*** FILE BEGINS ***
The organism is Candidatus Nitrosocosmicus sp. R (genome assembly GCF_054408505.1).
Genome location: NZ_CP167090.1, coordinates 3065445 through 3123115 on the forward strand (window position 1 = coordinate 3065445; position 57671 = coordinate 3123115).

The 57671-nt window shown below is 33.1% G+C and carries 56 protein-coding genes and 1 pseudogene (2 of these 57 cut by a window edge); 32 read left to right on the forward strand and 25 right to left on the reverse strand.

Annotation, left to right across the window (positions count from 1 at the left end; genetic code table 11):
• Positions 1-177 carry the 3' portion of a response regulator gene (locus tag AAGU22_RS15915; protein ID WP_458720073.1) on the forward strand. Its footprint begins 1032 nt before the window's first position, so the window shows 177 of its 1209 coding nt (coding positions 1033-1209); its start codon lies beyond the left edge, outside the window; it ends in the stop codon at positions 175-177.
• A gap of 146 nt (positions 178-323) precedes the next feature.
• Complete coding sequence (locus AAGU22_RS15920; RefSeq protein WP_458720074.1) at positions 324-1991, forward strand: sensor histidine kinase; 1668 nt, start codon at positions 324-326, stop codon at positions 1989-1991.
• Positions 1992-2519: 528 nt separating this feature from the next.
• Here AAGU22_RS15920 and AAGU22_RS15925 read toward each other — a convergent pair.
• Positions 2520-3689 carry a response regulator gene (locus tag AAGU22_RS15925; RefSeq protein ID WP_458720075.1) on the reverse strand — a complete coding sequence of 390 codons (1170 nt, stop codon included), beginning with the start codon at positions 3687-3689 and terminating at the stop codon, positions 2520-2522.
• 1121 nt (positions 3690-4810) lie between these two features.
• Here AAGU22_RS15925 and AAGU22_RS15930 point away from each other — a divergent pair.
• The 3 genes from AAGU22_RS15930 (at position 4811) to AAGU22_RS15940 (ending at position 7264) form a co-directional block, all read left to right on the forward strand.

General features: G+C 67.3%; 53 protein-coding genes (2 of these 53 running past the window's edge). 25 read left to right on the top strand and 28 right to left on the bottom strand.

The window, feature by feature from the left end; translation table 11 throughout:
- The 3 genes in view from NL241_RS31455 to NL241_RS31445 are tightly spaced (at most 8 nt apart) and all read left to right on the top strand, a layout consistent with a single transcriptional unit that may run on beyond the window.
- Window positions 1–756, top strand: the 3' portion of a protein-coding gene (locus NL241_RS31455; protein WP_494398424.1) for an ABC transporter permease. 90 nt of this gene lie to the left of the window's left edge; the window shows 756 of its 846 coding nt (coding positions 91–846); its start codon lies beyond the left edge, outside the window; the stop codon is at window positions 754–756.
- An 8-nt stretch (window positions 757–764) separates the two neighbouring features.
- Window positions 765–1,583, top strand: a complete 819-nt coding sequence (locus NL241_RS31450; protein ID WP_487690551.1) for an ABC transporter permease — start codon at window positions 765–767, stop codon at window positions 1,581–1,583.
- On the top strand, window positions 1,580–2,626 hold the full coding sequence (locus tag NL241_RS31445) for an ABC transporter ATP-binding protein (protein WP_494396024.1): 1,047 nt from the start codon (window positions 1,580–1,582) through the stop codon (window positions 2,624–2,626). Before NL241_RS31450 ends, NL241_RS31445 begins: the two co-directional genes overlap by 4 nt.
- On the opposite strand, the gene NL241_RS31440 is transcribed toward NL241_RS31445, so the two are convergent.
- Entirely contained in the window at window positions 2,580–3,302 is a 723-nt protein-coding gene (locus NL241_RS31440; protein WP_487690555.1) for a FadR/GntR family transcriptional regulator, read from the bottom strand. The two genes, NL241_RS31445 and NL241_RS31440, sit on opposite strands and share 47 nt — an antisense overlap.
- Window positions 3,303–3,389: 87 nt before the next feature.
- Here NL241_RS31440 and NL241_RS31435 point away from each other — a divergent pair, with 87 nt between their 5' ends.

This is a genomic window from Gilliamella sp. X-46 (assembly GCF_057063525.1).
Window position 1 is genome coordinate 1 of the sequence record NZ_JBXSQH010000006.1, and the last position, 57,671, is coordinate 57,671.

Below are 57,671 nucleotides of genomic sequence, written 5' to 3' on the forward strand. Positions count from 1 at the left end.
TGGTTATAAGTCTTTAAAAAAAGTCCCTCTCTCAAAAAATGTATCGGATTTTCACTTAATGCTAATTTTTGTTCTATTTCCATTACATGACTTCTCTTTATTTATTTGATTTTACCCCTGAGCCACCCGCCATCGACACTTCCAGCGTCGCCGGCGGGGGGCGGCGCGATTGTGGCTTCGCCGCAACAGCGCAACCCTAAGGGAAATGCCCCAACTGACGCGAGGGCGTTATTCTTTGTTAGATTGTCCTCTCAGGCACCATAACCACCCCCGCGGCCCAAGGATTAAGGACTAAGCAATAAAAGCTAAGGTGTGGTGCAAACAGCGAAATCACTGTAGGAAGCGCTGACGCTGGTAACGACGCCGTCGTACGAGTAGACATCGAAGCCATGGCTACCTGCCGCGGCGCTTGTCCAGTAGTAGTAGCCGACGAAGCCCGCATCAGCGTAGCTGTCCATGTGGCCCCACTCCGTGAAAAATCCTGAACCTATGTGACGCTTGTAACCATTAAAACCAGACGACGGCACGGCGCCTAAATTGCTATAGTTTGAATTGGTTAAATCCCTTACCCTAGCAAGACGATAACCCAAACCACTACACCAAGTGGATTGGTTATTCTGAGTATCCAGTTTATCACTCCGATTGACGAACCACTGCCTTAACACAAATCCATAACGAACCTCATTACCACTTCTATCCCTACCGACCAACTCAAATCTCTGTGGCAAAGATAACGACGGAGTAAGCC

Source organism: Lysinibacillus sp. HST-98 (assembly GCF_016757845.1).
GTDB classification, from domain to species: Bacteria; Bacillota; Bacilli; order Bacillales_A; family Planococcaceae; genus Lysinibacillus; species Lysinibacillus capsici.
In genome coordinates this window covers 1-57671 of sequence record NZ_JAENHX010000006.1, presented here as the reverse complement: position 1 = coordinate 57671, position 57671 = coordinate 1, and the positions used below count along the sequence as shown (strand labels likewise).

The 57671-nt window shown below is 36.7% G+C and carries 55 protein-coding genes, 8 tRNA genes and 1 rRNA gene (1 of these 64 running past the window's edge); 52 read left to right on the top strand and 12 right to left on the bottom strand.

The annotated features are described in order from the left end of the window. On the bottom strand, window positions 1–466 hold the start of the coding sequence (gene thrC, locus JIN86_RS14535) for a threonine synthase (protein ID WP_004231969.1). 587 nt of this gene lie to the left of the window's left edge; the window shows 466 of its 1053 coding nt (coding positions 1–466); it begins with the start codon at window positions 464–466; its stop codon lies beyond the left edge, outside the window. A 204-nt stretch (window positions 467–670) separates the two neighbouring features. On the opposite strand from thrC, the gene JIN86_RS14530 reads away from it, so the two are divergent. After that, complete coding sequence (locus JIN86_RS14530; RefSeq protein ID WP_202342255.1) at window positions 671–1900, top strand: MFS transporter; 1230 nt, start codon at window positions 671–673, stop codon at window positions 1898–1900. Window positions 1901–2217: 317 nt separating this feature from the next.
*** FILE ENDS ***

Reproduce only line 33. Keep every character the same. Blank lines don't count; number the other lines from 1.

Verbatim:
The annotated features are described in order from the left end of the window. On the bottom strand, window positions 1–466 hold the start of the coding sequence (gene thrC, locus JIN86_RS14535) for a threonine synthase (protein ID WP_004231969.1). 587 nt of this gene lie to the left of the window's left edge; the window shows 466 of its 1053 coding nt (coding positions 1–466); it begins with the start codon at window positions 464–466; its stop codon lies beyond the left edge, outside the window. A 204-nt stretch (window positions 467–670) separates the two neighbouring features. On the opposite strand from thrC, the gene JIN86_RS14530 reads away from it, so the two are divergent. After that, complete coding sequence (locus JIN86_RS14530; RefSeq protein ID WP_202342255.1) at window positions 671–1900, top strand: MFS transporter; 1230 nt, start codon at window positions 671–673, stop codon at window positions 1898–1900. Window positions 1901–2217: 317 nt separating this feature from the next.